Most Boston city councilors have expressed support for a rent moratorium. A resolution still stalled.

"With everything we seem to be dealing with lately, it’s a Rubik's Cube. We make one move and there’s ramifications on the other side."

–David L. Ryan / The Boston Globe

Most of Boston’s 13 city councilors Wednesday stood behind a resolution calling for all levels of government to roll out a freeze on rent and mortgage payments, as well as on evictions and foreclosures, as the workforce takes an unprecedented hit from the COVID-19 fallout.

“Right now there are residents wondering how they’re going to pay their rent and are running out of money for food and medications,” sponsor Councilor Ricardo Arroyo said, during the council’s meeting held over video conference. “There are business owners who have poured their lives into their businesses and, without rental relief, are looking at shuttering those businesses forever. And there are homeowners and property owners who pay some of the highest mortgages in the country and are scared of losing their homes and properties … due to COVID-related loss of income.”

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But the statement of support fell short of going to an immediate vote and will now, instead, go to committee review after an objection from Councilor Frank Baker.

“This is quite a complex issue here, and, being a landlord myself, [I] have reached out to our tenants just to make sure we’re working with them,” Baker said. “I would like to invoke Rule 33 and make sure this goes into committee and we don’t take a vote on this today.”

The resolution follows similar calls from lawmakers across the government spectrum, including from Mayor Marty Walsh, who, along with local real estate and community organizations, has urged property owners to forgo evictions for 90 days.

Earlier this month, the Massachusetts Housing Court announced it was suspending most eviction proceedings until at least April 21. The Boston Housing Authority told the Housing Court it will not pursue “non-essential eviction actions” for as long as the commonwealth remains in a state of emergency.

Arroyo’s proposal asks the council to request the city, state, and federal governments to “use the powers vested within them” to issue an immediate moratorium “for an indefinite period of time until the end of the COVID-19 epidemic.”

The District 5 councilor says measures suspending mortgage payments have been used in both Italy and New York. The action would reassure many who are struggling to make ends meet during a tumultuous time, according to Arroyo.

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Even after the pandemic’s health threat concludes, residents would owe “crippling debts” to landlords, and landlords would owe the same to banks, he said.

“I’ve received phone calls and emails from residents facing some of the most difficult moments of their lives,” he said. “Many of our residents are currently isolated at home. Many have lost work. Many have shuttered their businesses and are afraid of their current financial reality.”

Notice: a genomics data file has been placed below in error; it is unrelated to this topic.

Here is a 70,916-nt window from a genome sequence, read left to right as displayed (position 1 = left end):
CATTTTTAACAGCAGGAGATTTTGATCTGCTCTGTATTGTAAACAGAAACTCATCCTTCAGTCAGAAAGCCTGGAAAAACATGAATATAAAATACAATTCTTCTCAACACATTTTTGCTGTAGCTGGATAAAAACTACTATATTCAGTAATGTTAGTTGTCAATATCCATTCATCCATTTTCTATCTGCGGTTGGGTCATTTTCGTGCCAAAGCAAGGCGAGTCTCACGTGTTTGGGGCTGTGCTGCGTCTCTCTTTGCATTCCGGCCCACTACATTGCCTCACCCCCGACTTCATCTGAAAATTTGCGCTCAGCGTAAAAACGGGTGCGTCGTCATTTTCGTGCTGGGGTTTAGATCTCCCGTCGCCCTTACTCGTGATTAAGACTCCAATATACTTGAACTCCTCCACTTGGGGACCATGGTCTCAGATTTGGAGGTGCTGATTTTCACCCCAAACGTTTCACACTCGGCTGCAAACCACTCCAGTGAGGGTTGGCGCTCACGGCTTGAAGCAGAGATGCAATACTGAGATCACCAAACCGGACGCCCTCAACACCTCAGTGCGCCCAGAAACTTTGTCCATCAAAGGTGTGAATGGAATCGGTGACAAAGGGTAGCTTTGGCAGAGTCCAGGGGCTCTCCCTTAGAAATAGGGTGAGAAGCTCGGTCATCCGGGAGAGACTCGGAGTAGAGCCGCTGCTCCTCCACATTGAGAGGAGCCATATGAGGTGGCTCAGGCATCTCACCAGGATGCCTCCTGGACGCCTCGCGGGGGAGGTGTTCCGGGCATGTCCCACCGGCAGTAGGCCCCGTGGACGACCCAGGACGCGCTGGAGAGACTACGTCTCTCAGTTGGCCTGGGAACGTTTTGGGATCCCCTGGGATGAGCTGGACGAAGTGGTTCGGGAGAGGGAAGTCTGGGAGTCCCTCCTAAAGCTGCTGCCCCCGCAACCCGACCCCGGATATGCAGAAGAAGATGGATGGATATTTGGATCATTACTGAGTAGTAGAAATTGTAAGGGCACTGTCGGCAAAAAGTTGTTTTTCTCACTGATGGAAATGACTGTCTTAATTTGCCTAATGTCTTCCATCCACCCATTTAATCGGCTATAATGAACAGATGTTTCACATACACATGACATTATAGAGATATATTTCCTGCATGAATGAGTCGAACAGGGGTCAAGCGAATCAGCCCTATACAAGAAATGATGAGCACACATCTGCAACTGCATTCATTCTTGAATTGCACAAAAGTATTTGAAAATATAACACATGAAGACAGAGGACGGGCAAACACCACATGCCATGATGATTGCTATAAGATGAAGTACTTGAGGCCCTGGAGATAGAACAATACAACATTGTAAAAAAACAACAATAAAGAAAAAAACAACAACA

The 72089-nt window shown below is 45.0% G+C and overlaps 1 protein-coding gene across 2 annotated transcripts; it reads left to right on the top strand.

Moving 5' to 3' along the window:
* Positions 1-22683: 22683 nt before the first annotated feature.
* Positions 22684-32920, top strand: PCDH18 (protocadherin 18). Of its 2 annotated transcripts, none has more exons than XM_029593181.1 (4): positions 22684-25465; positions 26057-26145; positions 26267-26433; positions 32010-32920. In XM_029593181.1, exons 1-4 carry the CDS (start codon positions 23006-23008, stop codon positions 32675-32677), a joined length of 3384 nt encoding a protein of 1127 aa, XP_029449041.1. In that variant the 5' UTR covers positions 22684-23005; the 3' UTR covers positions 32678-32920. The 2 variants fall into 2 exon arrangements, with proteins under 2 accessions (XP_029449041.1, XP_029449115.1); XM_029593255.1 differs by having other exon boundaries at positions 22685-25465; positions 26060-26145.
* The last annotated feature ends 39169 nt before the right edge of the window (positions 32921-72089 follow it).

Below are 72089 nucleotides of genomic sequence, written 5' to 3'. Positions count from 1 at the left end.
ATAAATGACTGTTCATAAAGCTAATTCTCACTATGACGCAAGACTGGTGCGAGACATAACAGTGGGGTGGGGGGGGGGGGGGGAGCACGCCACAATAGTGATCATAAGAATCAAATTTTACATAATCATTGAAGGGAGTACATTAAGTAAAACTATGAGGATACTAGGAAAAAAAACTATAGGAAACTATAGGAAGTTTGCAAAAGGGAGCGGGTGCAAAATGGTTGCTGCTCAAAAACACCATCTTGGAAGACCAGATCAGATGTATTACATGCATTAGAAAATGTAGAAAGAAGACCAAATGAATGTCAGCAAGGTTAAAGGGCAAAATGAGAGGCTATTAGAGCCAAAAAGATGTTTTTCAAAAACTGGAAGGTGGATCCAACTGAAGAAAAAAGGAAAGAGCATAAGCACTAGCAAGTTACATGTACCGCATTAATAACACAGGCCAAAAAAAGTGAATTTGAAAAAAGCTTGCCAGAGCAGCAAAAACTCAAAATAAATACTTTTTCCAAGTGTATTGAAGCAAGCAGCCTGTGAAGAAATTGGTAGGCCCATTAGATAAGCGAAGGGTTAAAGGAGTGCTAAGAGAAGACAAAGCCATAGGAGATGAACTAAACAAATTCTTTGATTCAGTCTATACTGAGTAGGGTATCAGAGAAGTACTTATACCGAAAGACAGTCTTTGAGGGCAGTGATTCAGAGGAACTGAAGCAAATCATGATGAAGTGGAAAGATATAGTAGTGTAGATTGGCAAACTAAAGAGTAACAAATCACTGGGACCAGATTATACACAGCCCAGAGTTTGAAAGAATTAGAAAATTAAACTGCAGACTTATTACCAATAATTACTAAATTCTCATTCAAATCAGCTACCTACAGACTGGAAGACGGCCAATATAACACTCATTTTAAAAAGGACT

But Baker said he believes the matter is “too complex.”

“I don’t think it’s within our power to call a moratorium on rent,” he said.

Arroyo, on Twitter later Wednesday, urged constituents to contact Baker.

“His objection denied us a vote on this,” Arroyo wrote.

Still, the complexity of the issue is also not lost on even those lawmakers who support it.

“With everything we seem to be dealing with lately, it’s a Rubik’s Cube,” Councilor Matt O’Malley said. “We make one move and there’s ramifications on the other side.

“But ultimately, this is a solid idea, a good idea — one that I support,” he added.

Councilor Michael Flaherty, adding his name to the resolution, said Arroyo must work with the Walsh administration and housing leaders. Pressure should be placed on state lawmakers to ensure any forthcoming measure is tailored so “it’s reaching the people who really need it,” he said.

It’s important that essential workers who are still receiving regular paychecks, continue to pay as they can, he said.

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“We’re going to need them to do so to make sure we get our economy on track when, with the hope of God, this (virus) passes,” Flaherty said.

Councilor Lydia Edwards said officials need to acknowledge the burden that could come attached with such a moratorium; that both tenants and landlords are struggling and that there must be solutions to help people once payments would be required again.

Echoing Edward’s sentiments, Councilor Liz Breadon made note of “holding up those landlords who are being very responsible, who are working with their tenants.”

“Compassion and humanity is really important in this situation, and, even though it is complex, I feel we can come up with a path forward that will help support our business community, our renters, and our landlords together,” she said.

The council did, however, vote to pass resolutions asking the federal, state, and city governments to alleviate coronavirus-related health care costs for undocumented immigrants, to provide additional support for small businesses, and to expand assistance for workers who were laid off during the pandemic.

A hearing request proposed by Breadon to discuss social impacts of the coronavirus crisis, specifically domestic violence, mental health, and social isolation, was sent to committee for review.


Scenes from an eerily empty Boston


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